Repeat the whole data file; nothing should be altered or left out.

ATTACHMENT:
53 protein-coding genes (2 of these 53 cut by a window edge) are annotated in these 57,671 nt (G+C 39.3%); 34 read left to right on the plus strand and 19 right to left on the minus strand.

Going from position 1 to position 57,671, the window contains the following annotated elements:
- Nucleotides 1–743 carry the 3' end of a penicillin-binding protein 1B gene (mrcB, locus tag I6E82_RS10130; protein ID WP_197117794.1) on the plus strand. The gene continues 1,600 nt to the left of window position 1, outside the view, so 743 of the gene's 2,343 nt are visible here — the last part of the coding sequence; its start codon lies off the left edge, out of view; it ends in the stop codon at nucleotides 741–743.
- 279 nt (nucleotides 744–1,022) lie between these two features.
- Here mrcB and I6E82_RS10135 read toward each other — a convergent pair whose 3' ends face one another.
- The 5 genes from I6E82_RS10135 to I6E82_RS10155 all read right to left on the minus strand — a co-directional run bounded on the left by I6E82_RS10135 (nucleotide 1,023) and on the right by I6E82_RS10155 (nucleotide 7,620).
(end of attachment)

53 protein-coding genes (2 of these 53 cut by a window edge) are annotated in these 57,671 nt (G+C 39.3%); 34 read left to right on the plus strand and 19 right to left on the minus strand.

Going from position 1 to position 57,671, the window contains the following annotated elements:
- Nucleotides 1–743 carry the 3' end of a penicillin-binding protein 1B gene (mrcB, locus tag I6E82_RS10130; protein ID WP_197117794.1) on the plus strand. The gene continues 1,600 nt to the left of window position 1, outside the view, so 743 of the gene's 2,343 nt are visible here — the last part of the coding sequence; its start codon lies off the left edge, out of view; it ends in the stop codon at nucleotides 741–743.
- 279 nt (nucleotides 744–1,022) lie between these two features.
- Here mrcB and I6E82_RS10135 read toward each other — a convergent pair whose 3' ends face one another.
- The 5 genes from I6E82_RS10135 to I6E82_RS10155 all read right to left on the minus strand — a co-directional run bounded on the left by I6E82_RS10135 (nucleotide 1,023) and on the right by I6E82_RS10155 (nucleotide 7,620).